ADHRB at HRC39 calls on new HC to highlight Bahrain amid human rights deterioration

On Tuesday 11 September 2018, at the 39th session of the United Nations Human Rights Council in Geneva, Americans for Democracy & Human Rights in Bahrain (ADHRB) delivered an oral intervention under the Item 2 General Debate, responding to the new High Commissioner for Human Rights’ remarks. In the remarks, ADHRB spoke about the sharp deterioration in the human rights situation in Bahrain, noting widespread repression of fundamental freedoms. ADHRB called on Michele Bachelet, the new High Commissioner for Human Rights to continue former HC Zeid’s strong, outspoken, and deliberate approach to human rights around the world. Read below the text of the intervention, or click here for a PDF of the remarks.

Ms. High Commissioner,

We congratulate you on your appointment as High Commissioner for Human Rights and give our warmest welcome as you take up this mandate.

We were continually inspired with your predecessor’s commitment to the human rights situation in Bahrain and the GCC States. During his tenure, High Commissioner Zeid repeatedly raised concern over Bahrain’s restrictions on civil society and the kingdom’s lack of engagement with international human rights mechanisms. He sharply criticized Bahrain for its continuing refusal to cooperate with the Office of the High Commissioner and the Human Rights Council Special Procedures, who have been denied entry since 2006.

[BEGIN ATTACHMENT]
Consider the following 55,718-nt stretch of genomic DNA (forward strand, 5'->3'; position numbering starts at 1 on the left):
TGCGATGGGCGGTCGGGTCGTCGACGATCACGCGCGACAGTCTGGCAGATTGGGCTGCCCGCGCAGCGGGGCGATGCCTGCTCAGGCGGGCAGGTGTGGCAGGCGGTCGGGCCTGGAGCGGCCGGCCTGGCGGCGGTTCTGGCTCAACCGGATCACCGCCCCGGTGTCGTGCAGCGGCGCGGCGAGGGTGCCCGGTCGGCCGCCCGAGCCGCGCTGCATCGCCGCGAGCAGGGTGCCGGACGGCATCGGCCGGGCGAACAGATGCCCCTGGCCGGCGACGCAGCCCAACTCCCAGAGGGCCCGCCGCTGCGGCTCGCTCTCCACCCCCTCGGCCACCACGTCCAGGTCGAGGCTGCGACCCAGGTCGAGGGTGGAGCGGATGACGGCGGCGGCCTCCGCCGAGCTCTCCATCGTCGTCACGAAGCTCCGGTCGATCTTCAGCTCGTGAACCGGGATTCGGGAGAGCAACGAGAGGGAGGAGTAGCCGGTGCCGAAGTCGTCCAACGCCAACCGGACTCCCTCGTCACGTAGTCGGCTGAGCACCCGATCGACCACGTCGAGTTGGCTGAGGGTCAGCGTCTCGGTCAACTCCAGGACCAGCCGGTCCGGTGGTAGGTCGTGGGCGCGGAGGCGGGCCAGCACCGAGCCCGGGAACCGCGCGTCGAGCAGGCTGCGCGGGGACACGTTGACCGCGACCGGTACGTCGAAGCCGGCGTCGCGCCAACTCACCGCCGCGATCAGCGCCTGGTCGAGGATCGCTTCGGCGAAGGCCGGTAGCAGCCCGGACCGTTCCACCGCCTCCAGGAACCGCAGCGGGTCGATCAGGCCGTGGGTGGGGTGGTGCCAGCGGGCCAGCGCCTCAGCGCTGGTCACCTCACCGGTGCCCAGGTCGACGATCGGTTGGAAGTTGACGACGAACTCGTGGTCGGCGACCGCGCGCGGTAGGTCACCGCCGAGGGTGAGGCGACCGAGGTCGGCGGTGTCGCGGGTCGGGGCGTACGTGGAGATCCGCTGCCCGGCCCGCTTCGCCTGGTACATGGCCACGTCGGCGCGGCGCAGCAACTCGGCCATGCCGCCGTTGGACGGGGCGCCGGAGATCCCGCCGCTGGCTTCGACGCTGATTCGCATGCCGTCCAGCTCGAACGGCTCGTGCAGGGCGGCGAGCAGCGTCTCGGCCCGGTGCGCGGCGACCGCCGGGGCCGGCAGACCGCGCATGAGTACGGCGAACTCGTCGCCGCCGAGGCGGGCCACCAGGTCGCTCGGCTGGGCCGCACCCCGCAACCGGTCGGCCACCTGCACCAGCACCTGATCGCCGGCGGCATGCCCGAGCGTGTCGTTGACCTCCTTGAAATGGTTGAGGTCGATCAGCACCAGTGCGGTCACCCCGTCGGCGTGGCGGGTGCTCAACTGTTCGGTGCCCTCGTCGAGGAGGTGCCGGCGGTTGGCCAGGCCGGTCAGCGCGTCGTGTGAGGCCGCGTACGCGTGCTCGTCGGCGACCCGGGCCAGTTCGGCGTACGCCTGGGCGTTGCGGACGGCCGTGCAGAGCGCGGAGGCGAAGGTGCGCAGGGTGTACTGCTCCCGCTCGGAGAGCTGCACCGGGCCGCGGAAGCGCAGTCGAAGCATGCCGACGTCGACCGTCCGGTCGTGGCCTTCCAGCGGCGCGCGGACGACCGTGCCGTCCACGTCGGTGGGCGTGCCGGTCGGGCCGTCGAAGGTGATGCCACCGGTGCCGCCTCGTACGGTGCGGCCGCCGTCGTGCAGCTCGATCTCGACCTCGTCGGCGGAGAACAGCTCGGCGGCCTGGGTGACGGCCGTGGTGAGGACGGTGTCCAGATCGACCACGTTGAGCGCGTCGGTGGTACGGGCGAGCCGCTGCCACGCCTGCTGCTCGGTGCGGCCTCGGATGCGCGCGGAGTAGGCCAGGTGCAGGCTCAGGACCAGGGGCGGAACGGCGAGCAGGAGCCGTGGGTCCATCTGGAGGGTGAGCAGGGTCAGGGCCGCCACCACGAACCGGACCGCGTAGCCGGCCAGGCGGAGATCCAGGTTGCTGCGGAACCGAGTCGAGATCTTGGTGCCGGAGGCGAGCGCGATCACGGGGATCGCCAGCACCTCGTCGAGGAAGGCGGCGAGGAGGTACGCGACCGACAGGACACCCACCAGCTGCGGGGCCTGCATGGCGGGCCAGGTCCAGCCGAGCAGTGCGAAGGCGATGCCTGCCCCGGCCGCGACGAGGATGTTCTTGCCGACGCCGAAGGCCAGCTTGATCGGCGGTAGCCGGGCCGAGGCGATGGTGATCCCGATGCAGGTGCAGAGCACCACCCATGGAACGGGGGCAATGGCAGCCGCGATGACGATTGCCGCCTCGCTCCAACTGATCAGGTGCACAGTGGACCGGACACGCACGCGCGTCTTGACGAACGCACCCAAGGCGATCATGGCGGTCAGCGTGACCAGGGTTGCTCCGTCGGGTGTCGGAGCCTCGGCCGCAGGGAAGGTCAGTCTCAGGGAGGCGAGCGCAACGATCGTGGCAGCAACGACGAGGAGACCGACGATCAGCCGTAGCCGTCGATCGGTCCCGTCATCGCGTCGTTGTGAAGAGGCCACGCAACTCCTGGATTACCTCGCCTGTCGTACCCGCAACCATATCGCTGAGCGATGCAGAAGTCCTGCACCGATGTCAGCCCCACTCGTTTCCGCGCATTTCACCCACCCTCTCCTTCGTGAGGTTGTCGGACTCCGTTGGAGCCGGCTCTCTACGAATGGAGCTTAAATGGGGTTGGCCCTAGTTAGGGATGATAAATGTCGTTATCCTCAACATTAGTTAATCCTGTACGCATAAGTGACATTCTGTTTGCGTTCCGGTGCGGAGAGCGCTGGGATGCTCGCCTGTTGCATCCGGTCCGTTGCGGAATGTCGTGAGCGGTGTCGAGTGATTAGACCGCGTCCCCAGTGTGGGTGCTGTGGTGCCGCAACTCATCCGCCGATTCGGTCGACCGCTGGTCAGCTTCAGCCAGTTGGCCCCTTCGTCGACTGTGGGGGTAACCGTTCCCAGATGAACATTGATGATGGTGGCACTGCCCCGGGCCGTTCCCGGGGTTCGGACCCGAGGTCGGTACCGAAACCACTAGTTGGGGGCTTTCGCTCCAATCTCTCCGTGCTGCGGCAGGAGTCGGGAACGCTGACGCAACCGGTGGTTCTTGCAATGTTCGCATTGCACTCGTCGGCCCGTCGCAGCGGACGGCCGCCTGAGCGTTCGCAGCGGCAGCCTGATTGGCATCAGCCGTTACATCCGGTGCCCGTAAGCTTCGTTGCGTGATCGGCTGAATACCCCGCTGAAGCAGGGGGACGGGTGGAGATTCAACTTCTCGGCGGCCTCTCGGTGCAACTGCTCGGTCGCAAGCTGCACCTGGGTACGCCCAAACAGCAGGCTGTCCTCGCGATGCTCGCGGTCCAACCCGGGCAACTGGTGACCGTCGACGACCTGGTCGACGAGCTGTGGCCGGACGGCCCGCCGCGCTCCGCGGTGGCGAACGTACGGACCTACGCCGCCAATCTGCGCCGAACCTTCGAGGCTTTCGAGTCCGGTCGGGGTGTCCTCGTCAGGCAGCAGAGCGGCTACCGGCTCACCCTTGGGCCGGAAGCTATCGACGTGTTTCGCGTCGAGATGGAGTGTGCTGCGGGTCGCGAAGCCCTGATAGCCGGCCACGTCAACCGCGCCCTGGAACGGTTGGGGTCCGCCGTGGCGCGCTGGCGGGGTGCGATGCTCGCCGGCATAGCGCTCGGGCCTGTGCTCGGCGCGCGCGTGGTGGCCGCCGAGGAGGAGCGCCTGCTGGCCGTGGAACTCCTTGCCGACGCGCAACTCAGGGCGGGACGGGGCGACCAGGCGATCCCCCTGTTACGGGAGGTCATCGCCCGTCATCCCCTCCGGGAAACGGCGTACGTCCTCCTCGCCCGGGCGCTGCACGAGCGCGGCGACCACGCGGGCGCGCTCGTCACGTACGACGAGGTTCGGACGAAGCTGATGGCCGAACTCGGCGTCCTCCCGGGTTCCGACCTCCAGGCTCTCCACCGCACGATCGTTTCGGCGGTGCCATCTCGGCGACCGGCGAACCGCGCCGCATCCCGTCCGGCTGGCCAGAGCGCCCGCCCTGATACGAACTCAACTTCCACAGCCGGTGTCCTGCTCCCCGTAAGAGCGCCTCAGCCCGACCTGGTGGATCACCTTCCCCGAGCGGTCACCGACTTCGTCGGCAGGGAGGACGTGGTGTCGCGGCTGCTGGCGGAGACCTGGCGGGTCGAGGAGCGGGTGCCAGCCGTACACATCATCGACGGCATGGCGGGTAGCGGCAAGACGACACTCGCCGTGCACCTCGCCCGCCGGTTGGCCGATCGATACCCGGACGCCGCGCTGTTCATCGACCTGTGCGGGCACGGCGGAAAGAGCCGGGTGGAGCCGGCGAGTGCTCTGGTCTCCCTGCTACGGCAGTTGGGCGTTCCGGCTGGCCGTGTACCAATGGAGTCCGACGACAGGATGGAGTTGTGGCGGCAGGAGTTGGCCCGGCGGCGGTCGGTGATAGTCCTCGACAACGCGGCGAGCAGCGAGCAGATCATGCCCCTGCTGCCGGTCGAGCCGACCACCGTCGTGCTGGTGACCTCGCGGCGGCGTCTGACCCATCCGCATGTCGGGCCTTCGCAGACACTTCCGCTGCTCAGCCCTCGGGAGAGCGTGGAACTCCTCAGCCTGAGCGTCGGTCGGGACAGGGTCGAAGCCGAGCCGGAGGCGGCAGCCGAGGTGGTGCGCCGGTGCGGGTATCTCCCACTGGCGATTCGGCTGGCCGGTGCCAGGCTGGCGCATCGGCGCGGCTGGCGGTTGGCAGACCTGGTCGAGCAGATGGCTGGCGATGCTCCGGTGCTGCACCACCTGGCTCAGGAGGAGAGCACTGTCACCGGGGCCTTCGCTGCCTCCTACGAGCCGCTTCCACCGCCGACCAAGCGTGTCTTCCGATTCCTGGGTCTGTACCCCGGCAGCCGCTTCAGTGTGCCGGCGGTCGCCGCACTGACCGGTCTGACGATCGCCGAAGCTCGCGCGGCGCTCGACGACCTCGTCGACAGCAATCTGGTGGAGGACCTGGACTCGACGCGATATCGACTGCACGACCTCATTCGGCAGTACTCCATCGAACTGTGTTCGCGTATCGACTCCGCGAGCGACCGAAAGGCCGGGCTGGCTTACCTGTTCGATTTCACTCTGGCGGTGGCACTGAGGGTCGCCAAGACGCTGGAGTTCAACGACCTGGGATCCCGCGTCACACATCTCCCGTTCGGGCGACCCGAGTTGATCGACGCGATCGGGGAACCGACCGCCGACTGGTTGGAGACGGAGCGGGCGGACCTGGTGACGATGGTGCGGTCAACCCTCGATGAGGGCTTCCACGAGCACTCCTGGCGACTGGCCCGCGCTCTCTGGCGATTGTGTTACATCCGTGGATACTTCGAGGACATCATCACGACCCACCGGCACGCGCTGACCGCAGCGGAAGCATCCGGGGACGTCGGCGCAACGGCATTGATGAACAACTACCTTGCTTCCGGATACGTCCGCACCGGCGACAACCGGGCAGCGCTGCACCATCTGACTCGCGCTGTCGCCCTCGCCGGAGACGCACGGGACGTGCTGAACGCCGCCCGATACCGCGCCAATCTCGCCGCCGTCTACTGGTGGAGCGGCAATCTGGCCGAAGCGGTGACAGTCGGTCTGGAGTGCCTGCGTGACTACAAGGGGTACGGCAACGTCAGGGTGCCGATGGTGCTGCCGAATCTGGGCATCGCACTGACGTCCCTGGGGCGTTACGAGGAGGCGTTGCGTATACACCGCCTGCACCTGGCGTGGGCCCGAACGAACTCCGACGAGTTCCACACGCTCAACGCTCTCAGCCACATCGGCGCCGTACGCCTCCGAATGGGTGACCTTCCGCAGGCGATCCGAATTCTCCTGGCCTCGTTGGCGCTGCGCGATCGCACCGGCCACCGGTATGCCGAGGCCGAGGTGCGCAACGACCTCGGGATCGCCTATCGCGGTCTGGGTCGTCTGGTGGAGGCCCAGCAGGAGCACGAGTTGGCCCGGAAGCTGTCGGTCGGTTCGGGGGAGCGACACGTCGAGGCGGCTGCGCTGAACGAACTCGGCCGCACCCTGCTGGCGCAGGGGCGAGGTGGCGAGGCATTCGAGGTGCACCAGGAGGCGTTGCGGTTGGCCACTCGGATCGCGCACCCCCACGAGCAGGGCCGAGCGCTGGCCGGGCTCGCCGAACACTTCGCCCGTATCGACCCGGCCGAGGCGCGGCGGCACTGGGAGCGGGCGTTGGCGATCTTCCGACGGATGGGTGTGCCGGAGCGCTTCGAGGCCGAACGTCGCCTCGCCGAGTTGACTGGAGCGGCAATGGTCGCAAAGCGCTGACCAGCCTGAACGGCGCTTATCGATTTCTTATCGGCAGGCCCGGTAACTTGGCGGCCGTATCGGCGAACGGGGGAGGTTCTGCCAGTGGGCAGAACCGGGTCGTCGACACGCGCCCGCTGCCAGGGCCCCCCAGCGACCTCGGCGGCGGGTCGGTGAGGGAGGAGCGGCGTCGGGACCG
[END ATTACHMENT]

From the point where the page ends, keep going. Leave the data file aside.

The human rights situation in Bahrain remains critical now. The government has effectively closed all civil and political space in the kingdom ahead of parliamentary elections this November. All major opposition political groups have been dissolved and new legislation prevents former members from seeking or holding elected office. Free expression is curtailed by excessively broad cyber-crime and anti-terror laws used to silence dissent, and the only independent newspaper was forced to close. Bahrain’s leading human rights defender, Nabeel Rajab, is serving a seven-year prison sentence for simply discussing human rights violations, despite last month’s decision from the Working Group on Arbitrary Detention calling for his immediate release. As the Working Group noted, Bahrain’s use of arbitrary detention against activists and political opponents is so widespread that it could amount to “crimes against humanity,” with thousands of political prisoners locked away for exercising their basic human rights.

We hope you will continue former High Commissioner Zeid’s legacy of a strong and deliberate approach to human rights around the world, and that you will continue to highlight and identify country specific cases of concern, including Bahrain.

Thank you.